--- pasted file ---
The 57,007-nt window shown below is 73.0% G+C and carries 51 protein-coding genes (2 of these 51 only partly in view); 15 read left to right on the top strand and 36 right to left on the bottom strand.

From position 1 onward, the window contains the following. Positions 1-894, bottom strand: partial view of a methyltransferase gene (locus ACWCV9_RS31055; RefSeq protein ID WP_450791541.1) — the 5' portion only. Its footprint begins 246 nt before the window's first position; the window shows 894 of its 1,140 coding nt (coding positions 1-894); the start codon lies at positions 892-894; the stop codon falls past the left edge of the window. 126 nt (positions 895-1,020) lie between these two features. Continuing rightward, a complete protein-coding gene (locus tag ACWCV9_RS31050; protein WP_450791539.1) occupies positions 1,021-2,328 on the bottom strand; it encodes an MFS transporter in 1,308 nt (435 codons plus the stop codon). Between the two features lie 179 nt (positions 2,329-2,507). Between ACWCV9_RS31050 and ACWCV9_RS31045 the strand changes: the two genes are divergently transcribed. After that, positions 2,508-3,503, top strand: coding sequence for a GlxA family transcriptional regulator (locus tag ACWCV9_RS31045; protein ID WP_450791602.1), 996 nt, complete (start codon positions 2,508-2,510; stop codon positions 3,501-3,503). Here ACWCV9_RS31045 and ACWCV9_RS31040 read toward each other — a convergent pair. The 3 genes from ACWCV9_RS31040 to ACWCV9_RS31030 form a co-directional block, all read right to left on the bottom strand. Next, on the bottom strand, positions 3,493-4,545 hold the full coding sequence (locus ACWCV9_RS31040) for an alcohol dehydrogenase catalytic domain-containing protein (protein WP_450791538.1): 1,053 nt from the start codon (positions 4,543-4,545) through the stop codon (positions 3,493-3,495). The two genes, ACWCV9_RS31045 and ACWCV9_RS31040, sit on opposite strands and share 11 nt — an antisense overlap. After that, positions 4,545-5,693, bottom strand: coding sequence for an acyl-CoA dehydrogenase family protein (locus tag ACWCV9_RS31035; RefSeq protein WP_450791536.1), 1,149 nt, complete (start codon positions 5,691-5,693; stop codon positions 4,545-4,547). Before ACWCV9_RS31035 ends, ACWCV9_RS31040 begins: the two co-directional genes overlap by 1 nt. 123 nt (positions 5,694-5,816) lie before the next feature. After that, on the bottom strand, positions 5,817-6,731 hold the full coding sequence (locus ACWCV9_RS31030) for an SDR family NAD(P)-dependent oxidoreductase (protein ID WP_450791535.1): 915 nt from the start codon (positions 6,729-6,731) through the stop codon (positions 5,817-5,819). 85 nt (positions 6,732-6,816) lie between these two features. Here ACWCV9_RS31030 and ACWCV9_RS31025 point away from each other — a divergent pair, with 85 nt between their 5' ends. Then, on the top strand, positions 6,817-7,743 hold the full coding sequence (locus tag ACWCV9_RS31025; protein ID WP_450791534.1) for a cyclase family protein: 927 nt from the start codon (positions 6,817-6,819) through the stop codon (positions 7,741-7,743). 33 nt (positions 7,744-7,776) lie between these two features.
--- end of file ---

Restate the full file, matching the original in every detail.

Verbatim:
The 57,007-nt window shown below is 73.0% G+C and carries 51 protein-coding genes (2 of these 51 only partly in view); 15 read left to right on the top strand and 36 right to left on the bottom strand.

From position 1 onward, the window contains the following. Positions 1-894, bottom strand: partial view of a methyltransferase gene (locus ACWCV9_RS31055; RefSeq protein ID WP_450791541.1) — the 5' portion only. Its footprint begins 246 nt before the window's first position; the window shows 894 of its 1,140 coding nt (coding positions 1-894); the start codon lies at positions 892-894; the stop codon falls past the left edge of the window. 126 nt (positions 895-1,020) lie between these two features. Continuing rightward, a complete protein-coding gene (locus tag ACWCV9_RS31050; protein WP_450791539.1) occupies positions 1,021-2,328 on the bottom strand; it encodes an MFS transporter in 1,308 nt (435 codons plus the stop codon). Between the two features lie 179 nt (positions 2,329-2,507). Between ACWCV9_RS31050 and ACWCV9_RS31045 the strand changes: the two genes are divergently transcribed. After that, positions 2,508-3,503, top strand: coding sequence for a GlxA family transcriptional regulator (locus tag ACWCV9_RS31045; protein ID WP_450791602.1), 996 nt, complete (start codon positions 2,508-2,510; stop codon positions 3,501-3,503). Here ACWCV9_RS31045 and ACWCV9_RS31040 read toward each other — a convergent pair. The 3 genes from ACWCV9_RS31040 to ACWCV9_RS31030 form a co-directional block, all read right to left on the bottom strand. Next, on the bottom strand, positions 3,493-4,545 hold the full coding sequence (locus ACWCV9_RS31040) for an alcohol dehydrogenase catalytic domain-containing protein (protein WP_450791538.1): 1,053 nt from the start codon (positions 4,543-4,545) through the stop codon (positions 3,493-3,495). The two genes, ACWCV9_RS31045 and ACWCV9_RS31040, sit on opposite strands and share 11 nt — an antisense overlap. After that, positions 4,545-5,693, bottom strand: coding sequence for an acyl-CoA dehydrogenase family protein (locus tag ACWCV9_RS31035; RefSeq protein WP_450791536.1), 1,149 nt, complete (start codon positions 5,691-5,693; stop codon positions 4,545-4,547). Before ACWCV9_RS31035 ends, ACWCV9_RS31040 begins: the two co-directional genes overlap by 1 nt. 123 nt (positions 5,694-5,816) lie before the next feature. After that, on the bottom strand, positions 5,817-6,731 hold the full coding sequence (locus ACWCV9_RS31030) for an SDR family NAD(P)-dependent oxidoreductase (protein ID WP_450791535.1): 915 nt from the start codon (positions 6,729-6,731) through the stop codon (positions 5,817-5,819). 85 nt (positions 6,732-6,816) lie between these two features. Here ACWCV9_RS31030 and ACWCV9_RS31025 point away from each other — a divergent pair, with 85 nt between their 5' ends. Then, on the top strand, positions 6,817-7,743 hold the full coding sequence (locus tag ACWCV9_RS31025; protein ID WP_450791534.1) for a cyclase family protein: 927 nt from the start codon (positions 6,817-6,819) through the stop codon (positions 7,741-7,743). 33 nt (positions 7,744-7,776) lie between these two features.